Two Catalpa trees, young and strong, survived as Chatham was ravaged by war.
Today, the same Catalpas, now gnarled and weathered, still stand.
The Catalpas at Chatham are Dying
They appear in photos of Chatham taken during the Civil War: two trees, slender, tall and strong, just feet away from Chatham itself, just outside the room the soldiers called “the surgery.” Walt Whitman, who came to Chatham during the war to care for the wounded, likely wrote of one of them:
Today the two trees are gnarled, shrunken, and tottering; their decrepitness conveys a sense of nobility. They are among five trees on the grounds at Chatham that date to or before the war–“witness trees,” as we lyrically call them, as if wishing they could talk.
The catalpas may be the most famous and beloved trees in the region. Since the NPS acquired Chatham in 1975, we have put in herculean efforts to keep the trees upright. Still, today, one of them stands only by grace of a massive metal brace wedged under one of its branches. The other stands on its own. We watch over it carefully.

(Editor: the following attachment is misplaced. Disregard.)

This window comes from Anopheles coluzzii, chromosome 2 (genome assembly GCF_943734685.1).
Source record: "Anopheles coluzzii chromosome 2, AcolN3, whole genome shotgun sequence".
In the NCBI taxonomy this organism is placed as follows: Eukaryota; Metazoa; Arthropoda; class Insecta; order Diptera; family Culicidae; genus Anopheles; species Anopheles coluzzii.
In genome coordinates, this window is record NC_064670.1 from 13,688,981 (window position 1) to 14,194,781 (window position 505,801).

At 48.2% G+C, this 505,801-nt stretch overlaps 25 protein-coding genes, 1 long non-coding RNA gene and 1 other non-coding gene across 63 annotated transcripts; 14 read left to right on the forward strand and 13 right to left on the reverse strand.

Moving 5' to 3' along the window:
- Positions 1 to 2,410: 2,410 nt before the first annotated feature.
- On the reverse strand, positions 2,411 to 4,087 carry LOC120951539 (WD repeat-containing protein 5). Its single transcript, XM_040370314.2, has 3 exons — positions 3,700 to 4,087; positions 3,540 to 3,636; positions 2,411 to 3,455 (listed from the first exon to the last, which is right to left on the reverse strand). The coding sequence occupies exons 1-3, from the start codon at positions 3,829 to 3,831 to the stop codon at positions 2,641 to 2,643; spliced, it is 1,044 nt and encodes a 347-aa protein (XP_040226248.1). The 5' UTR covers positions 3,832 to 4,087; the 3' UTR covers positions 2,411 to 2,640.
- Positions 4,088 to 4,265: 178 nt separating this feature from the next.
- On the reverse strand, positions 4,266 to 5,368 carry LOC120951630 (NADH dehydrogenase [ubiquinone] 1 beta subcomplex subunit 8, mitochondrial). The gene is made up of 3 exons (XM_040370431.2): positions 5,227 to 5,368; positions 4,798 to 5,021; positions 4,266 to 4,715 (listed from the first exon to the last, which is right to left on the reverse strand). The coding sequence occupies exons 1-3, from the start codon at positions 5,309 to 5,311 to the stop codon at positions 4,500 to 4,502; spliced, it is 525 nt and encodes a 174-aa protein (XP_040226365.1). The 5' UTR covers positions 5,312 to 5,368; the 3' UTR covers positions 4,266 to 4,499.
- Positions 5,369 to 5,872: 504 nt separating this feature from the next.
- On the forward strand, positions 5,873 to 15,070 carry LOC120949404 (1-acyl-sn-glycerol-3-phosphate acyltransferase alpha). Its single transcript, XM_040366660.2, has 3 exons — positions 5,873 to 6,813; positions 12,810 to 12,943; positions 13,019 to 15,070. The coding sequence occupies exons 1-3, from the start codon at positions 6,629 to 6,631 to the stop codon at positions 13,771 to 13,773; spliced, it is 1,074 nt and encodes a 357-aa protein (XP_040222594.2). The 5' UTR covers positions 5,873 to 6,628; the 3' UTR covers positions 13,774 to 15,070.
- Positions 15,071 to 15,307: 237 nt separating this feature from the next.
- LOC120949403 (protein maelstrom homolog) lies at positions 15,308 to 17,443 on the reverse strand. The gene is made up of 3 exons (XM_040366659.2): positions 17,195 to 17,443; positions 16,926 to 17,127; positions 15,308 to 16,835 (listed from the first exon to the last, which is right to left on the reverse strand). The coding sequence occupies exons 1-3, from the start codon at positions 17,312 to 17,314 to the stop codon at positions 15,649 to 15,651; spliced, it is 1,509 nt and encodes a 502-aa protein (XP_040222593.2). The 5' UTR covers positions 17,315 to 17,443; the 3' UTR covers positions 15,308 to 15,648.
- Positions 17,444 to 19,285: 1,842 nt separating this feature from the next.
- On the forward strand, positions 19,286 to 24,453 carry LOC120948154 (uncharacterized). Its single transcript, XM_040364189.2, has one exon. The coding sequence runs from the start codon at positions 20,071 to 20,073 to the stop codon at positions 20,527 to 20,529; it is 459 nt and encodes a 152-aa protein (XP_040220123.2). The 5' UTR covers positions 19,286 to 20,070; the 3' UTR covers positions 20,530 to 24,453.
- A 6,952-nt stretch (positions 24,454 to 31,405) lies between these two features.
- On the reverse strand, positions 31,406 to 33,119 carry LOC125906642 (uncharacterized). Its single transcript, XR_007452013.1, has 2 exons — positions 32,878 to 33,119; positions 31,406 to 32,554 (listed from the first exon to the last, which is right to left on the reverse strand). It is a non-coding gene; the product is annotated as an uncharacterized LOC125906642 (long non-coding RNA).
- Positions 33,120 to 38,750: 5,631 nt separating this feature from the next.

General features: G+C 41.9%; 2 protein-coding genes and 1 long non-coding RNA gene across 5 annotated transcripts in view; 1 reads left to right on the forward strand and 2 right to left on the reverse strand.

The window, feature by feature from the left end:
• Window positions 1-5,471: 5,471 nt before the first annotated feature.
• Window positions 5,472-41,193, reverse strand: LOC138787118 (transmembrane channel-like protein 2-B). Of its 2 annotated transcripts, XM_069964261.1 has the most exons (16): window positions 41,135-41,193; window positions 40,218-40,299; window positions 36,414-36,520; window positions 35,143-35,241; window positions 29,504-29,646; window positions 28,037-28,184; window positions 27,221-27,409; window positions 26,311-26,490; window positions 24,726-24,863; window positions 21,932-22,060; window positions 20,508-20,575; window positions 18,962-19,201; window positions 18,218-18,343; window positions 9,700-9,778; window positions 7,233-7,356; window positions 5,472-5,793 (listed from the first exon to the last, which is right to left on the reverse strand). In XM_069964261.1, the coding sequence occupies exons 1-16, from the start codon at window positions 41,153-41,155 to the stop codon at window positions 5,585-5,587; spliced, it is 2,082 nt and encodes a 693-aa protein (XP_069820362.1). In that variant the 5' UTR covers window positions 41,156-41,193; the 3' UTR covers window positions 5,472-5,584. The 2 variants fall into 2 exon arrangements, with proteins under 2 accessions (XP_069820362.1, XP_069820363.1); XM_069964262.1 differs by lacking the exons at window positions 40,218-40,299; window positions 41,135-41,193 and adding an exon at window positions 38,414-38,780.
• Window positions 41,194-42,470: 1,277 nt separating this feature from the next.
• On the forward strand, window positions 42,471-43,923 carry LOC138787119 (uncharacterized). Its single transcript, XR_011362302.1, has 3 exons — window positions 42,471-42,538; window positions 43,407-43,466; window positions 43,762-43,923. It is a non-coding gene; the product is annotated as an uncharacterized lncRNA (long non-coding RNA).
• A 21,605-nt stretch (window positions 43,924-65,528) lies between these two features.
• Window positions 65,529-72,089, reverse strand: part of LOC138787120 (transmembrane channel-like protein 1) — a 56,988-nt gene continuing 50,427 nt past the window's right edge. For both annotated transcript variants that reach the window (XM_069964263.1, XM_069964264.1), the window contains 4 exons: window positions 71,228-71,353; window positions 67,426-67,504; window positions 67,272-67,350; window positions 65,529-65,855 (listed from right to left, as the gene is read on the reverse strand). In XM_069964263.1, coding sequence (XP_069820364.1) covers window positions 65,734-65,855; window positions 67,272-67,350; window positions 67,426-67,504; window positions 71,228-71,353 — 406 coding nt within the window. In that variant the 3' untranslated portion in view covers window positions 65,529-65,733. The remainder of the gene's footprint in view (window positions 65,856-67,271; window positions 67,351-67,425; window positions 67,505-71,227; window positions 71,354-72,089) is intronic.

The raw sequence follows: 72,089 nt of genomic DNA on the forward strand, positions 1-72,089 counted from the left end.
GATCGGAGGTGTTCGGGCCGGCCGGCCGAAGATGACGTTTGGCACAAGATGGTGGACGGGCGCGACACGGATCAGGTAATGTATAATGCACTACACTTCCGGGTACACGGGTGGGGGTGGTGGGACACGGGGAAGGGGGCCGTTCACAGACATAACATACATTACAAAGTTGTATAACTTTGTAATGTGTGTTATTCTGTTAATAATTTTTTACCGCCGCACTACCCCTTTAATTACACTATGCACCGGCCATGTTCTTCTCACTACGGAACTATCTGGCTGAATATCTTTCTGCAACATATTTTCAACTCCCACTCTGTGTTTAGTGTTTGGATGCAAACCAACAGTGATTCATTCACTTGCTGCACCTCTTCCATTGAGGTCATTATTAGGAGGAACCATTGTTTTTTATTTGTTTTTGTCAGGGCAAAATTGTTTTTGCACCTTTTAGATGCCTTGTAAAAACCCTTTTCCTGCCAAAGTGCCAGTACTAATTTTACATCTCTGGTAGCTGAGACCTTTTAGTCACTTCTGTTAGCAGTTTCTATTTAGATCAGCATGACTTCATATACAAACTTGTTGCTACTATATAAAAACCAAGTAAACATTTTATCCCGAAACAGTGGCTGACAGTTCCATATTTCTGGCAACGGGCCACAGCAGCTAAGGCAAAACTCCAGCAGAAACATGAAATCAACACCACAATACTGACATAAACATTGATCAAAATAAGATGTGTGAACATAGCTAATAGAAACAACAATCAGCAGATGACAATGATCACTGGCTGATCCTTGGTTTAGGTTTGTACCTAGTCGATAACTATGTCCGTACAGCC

Under normal circumstances, the NPS probably would have taken the trees down years ago. But Chatham’s catalpas are not everyday trees. And so they soldier on, quietly, as they have for probably 180 years. Still, none of that changes this stark, sad fact: the Chatham catalpas are dying. Come see them before they’re gone.
Last updated: July 30, 2017